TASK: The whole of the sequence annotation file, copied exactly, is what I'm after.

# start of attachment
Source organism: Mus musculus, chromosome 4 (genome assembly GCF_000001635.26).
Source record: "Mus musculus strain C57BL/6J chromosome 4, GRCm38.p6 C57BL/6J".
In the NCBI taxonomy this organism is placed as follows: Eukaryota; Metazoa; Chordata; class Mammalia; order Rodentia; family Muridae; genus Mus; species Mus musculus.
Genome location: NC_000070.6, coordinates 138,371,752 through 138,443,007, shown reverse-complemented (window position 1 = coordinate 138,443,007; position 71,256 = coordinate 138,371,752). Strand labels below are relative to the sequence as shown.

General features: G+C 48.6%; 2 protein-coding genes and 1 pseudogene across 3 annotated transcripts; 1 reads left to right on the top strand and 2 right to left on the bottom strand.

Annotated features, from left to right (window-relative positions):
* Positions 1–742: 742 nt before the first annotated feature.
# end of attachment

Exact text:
Source organism: Mus musculus, chromosome 4 (genome assembly GCF_000001635.26).
Source record: "Mus musculus strain C57BL/6J chromosome 4, GRCm38.p6 C57BL/6J".
In the NCBI taxonomy this organism is placed as follows: Eukaryota; Metazoa; Chordata; class Mammalia; order Rodentia; family Muridae; genus Mus; species Mus musculus.
Genome location: NC_000070.6, coordinates 138,371,752 through 138,443,007, shown reverse-complemented (window position 1 = coordinate 138,443,007; position 71,256 = coordinate 138,371,752). Strand labels below are relative to the sequence as shown.

General features: G+C 48.6%; 2 protein-coding genes and 1 pseudogene across 3 annotated transcripts; 1 reads left to right on the top strand and 2 right to left on the bottom strand.

Annotated features, from left to right (window-relative positions):
* Positions 1–742: 742 nt before the first annotated feature.